Community psychologists have called for research on human diversity and interactions between individuals and society with a focus on oppression. This study examines learning disabilities as they co-occur with other sociopolitical minority statuses. We examined dominant cultural narratives of and individual responses to learning disability, race/ethnicity and gender identified by low-income men and women of color with learning disabilities. Our qualitative analysis identified cultural narratives that suggest that: (1a) individuals with learning disabilities are perceived as having an illegitimate impairment and being of lower intellectual ability and unworthy; (1b) having an invisible disability facilitates passing as nondisabled, thereby lessening disability discrimination from within racial/ethnic groups; (1c) having a learning disability detracts from positive gender expectations and exacerbates negative ones; and (1d) gender and racial/ethnic narratives are relevant for individuals with learning disabilities. Our analysis also identified two overarching individual acts of resistance used to thwart internalization of oppressive cultural narratives: (2a) removing self from oppressive environments and (2b) reframing dominant cultural narratives (including discounting the validity of negative messages, using negative narratives for motivation, and engaging in positive self-talk). We discuss findings in relation to extant research and theory and consider implications for research, theory, and practice.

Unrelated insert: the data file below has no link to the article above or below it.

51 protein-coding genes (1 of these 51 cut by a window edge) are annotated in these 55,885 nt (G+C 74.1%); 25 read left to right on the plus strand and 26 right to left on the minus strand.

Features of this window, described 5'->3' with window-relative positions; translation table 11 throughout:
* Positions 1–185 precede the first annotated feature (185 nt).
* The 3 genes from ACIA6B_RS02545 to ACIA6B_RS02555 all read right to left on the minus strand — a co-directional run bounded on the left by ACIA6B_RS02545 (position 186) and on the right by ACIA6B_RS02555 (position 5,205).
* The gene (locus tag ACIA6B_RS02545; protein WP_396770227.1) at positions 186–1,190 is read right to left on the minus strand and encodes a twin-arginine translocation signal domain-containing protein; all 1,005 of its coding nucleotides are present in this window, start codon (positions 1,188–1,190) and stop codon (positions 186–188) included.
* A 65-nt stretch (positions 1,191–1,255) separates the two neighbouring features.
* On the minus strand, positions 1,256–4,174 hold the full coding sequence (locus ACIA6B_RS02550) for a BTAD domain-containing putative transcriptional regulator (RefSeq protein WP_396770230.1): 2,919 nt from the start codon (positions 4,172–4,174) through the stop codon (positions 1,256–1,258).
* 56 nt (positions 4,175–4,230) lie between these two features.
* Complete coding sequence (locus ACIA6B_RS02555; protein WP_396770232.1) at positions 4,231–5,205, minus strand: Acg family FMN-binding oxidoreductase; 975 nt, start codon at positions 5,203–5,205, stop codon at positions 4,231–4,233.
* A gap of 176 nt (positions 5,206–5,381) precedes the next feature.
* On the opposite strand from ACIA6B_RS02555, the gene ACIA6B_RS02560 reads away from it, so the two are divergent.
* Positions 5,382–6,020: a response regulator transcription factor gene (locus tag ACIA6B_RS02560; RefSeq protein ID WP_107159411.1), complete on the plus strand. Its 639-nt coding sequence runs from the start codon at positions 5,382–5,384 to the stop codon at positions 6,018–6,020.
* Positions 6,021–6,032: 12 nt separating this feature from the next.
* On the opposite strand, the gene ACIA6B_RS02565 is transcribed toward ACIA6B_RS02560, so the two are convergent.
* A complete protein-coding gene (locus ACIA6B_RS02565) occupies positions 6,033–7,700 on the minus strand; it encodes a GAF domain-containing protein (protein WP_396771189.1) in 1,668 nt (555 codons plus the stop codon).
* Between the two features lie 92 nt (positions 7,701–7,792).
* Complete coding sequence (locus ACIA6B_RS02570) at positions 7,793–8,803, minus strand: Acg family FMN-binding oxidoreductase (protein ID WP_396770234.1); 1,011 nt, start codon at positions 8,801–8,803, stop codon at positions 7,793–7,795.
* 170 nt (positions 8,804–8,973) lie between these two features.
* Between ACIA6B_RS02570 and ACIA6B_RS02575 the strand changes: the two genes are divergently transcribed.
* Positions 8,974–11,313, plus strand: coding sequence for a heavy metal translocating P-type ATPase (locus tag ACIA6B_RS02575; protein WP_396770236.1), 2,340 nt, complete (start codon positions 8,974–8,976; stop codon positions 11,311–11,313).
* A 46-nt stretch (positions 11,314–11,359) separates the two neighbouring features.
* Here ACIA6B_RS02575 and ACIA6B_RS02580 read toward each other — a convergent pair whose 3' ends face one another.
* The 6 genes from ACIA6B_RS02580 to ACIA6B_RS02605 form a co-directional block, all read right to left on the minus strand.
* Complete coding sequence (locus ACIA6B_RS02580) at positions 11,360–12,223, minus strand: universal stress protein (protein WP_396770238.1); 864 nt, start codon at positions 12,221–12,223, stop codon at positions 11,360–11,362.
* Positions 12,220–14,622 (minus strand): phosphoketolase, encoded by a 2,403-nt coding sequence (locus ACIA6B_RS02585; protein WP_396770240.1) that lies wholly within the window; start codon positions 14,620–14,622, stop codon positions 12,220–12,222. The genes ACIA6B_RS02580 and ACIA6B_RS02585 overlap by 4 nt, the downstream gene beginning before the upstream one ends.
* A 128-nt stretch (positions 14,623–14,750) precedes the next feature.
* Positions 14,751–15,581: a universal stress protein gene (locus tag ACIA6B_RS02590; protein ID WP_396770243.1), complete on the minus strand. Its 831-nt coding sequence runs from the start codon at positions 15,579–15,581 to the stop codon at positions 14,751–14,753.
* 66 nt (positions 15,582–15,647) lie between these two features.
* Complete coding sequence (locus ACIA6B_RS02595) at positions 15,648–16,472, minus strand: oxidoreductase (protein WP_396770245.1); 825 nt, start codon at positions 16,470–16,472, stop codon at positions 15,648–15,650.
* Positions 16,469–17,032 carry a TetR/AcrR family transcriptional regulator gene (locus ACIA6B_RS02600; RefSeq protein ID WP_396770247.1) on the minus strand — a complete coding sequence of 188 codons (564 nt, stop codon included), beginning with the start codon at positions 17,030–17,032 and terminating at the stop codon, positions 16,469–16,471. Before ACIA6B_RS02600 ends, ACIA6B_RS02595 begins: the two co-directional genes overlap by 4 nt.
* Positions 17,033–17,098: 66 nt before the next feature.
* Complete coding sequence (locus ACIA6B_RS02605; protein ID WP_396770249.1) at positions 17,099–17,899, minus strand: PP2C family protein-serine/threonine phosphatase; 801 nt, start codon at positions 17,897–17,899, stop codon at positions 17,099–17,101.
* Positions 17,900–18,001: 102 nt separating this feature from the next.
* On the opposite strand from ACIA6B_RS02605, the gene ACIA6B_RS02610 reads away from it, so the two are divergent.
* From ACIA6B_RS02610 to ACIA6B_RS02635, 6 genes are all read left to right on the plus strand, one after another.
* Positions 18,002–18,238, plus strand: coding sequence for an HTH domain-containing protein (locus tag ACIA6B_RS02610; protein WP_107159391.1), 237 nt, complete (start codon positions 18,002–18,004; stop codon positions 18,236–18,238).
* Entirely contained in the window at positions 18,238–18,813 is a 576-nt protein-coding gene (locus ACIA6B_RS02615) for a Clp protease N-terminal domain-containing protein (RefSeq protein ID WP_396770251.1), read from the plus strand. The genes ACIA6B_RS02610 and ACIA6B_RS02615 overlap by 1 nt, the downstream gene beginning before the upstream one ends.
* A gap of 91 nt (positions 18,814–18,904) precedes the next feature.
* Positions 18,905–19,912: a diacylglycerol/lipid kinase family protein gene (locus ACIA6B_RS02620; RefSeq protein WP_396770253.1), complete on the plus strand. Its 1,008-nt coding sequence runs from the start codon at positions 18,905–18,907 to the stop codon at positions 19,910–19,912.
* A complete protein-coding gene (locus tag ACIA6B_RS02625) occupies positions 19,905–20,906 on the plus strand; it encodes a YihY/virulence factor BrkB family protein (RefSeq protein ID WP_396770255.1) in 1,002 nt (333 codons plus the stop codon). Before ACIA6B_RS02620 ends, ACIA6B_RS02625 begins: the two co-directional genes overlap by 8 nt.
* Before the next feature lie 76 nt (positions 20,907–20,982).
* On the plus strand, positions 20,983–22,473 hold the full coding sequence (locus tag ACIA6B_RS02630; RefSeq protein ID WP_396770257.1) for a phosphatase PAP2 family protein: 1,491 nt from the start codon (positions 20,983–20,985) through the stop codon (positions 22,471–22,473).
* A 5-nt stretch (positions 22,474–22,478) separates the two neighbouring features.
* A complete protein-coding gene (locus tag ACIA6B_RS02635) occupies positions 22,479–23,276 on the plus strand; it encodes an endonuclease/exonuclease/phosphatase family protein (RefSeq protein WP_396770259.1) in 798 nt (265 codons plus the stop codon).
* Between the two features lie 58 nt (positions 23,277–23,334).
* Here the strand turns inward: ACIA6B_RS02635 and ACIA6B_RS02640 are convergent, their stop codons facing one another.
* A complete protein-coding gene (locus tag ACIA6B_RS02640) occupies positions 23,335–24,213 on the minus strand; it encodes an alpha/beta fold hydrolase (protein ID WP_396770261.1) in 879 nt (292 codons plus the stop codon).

- Sociocultural diversity
ASJC Scopus subject areas
- Health(social science)
- Applied Psychology
- Public Health, Environmental and Occupational Health